An internal feedback post to colleagues at the end of our inset day. Shared for anyone interested to read too!
You tell us! Shedding workload for the New Year.
I outlined in our New Year blog and reminded colleagues of my vision shared in September, the way forward for our school in terms of reducing workload and supporting each department and individual staff member to focus on what will have the greatest impact on their learning, teaching and PD.
It’s easy, of course, for me to share a wonderfully collaborative vision and to sell this to the world of educational social media and for everyone to think that Meols Cop must be a great place to work in! After all they are they are just words and they are my words; I’ve read lots of articles and posts that when I’ve delved a little deeper, I’ve found that the reality of the school situation isn’t quite as the head might have described it! SLT in general take a bit of a bashing at times and especially where workload issues are concerned and I’m sure that some who have read [if anyone has!] my previous post, may be sceptical of how the philosophy may look in practice.
So what does shedding the workload begin to look like, are we asking the right questions, are we focusing on the right day to day issues and how as SLT can we support the process? Paying lip-service to workload issues is not an option!
I’m biased but when I stood up to thank the contributors to our morning inset session, I genuinely meant the excitement that I tried to convey at hearing such good ideas and the whole faculty reflections that produced the shared work we all heard about. We now, as SLT, have to find the time and opportunities to let cross-curricular conversations happen, for ideas and adaptations to be trialled, possibly fail, and to revisit in summer. Collaboration and sharing of ideas is only a start. Time must be provided to let the real work begin and impact made on student learning and teacher workload.
After our literacy audit [blog to follow later in the year] Leon explained his hopes for a shift in the process of data collection and to home in on what colleagues feel will be a far more effective use of data. At previous schools the oft seen tactic of 6 lots of data collection, followed by an evaluation of the collated evidence by MLT and then a visit to tell you which of your students was underperforming 3 weeks after you had worked that out because you had sent the original data! Etc. etc. etc. We don’t actually do this and our system is quite good but it can be much better and so Leon offered these aims and a brief notion of what internal monitoring should provide. There was no disagreement.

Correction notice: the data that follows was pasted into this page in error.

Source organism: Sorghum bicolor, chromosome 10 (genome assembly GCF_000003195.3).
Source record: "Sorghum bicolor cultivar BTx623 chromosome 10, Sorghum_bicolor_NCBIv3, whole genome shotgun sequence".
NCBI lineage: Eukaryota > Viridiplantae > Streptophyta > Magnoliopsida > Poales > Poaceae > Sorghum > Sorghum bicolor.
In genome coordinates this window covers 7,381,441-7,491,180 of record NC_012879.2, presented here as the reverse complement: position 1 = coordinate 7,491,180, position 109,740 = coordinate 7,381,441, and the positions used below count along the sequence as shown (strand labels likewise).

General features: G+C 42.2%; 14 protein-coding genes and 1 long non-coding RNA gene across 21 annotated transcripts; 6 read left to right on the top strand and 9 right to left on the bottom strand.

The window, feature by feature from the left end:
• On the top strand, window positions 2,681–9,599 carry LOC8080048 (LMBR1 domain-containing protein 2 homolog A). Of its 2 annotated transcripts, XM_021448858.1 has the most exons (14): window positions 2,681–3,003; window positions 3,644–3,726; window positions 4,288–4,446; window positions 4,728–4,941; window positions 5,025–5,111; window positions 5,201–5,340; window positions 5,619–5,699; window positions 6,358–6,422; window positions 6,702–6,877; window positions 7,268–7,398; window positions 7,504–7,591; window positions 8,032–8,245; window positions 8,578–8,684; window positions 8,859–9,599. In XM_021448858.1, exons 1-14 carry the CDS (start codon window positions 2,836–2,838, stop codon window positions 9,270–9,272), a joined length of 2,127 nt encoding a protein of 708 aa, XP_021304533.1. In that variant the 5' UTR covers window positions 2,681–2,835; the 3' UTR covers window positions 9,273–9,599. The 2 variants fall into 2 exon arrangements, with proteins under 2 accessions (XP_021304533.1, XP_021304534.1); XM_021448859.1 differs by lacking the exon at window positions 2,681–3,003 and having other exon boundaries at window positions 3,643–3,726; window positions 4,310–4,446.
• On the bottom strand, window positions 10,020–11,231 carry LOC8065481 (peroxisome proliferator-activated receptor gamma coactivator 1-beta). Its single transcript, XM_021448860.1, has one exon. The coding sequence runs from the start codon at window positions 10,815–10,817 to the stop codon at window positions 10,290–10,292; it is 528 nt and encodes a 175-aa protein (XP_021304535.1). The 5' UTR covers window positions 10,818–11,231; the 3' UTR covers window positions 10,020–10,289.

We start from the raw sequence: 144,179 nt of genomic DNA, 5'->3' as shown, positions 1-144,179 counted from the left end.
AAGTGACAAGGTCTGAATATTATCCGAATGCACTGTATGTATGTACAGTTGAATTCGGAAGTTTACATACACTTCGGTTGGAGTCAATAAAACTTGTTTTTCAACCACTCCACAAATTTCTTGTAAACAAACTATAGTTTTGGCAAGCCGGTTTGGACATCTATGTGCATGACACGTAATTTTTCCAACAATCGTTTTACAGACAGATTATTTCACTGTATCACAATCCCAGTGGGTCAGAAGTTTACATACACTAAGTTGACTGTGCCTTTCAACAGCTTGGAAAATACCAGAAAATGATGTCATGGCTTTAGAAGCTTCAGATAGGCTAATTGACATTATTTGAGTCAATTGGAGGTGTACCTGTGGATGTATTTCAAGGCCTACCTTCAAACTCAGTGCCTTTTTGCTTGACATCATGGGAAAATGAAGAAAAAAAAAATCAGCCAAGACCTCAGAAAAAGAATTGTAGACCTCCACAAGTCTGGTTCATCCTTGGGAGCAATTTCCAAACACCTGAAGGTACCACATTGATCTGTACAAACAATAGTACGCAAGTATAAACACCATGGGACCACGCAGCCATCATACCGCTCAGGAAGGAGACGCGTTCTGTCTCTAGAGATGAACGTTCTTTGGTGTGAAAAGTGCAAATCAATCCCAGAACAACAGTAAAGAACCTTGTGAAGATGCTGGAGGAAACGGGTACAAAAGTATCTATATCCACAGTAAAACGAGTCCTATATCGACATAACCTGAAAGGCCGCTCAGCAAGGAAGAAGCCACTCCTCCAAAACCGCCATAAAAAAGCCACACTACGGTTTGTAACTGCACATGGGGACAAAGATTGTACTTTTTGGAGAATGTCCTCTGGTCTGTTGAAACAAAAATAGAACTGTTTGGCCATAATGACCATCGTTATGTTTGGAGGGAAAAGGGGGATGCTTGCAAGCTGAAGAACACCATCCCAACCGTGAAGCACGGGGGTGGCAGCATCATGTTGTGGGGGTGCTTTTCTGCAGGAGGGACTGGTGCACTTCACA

As with marking/feedback/book scrutiny etc. there is no ‘1 size fits all’ approach or straightjacket and 3 faculty leaders [our new SLEs!] stepped forward to explain their latest data journey, how it has reduced workload and where it needs to go next.
There are elements of the same approach within English and maths as the mathematicians adapted some English ideas after our last sharing of data ideas. Science did trial a similar approach but found that it just didn’t work for them and have devised something different.
Sarah explained that in English they have been trialling marking codes which has reduced their workload significantly.
They are able to let the students complete tracking sheets which WWW/EBI answers according to the marking codes and then can pinpoint where intervention is actually needed most and can plan accordingly.
Similarly in maths, Jen explained that, after each assessment, students completed an evaluation sheet and the WWW/EBIs were used to track where intervention was needed.
They had decided that their data focus should be;
Once the faculty have met to discuss what the data told them they can then plan to tackle group or individual weaknesses [they apparently have 97 G.C.S.E. codes!] and use suitable strategies;
E.g. Intervention with SH
5 a day change
Homework’s for the next term
Carmel from science shared a different focus based on interleaving and recall which aimed at the agreed weakness of a lack of revision from students which limited their factual knowledge in assessments. The scientists have also been tracking GM/attitude by looking at weekly test scores.
The results are quite fascinating and students of very different abilities may well get 10/10 on basic recall, if they learn the facts at home. Pupil premium students have shown the most variations of all with 10 achieved 1 week, 3 the next and then followed by 10! The faculty are now using their lesson studies and research projects to try to find out what are the key external factors for these students in determining their responses to revision and recall. How can school support and develop long term memory retention for them?
The scientist’s key concern won’t surprise colleagues because they worry about how they can more effectively monitor the impact of their intervention and Carmel asked other departments for their ideas to share.
Each faculty has a way to go but it is important that they choose their own route. Not everything has to be marked, every piece of data does not need collecting and collating and the focus of impact should be on agreed areas of subject specific weakness. Workload within this is for faculties to decide not SLT. If it is too much, say so. Everyone’s voice matters.
I made the point clearly at the beginning of the day that whilst it was easy for me to hope that everyone is happy here, if anyone does find themselves to be struggling with their workload that they need to see me. I don’t see it as a ‘weakness’ but as a strength! We have to be honest with each other and self-evaluation of workload and priorities is important, especially during the winter months when absences rise and energy levels may sap.
As senior leaders we have to ask questions sometimes that we aren’t sure of the answers to and that some of which may be critical of us! If we don’t do this we can’t move forward as a united team. Leon asked these questions of the faculties/departments and waited with some trepidation for the answers!
Question 1 – How does your department use its day-to-day internal tracking & monitoring?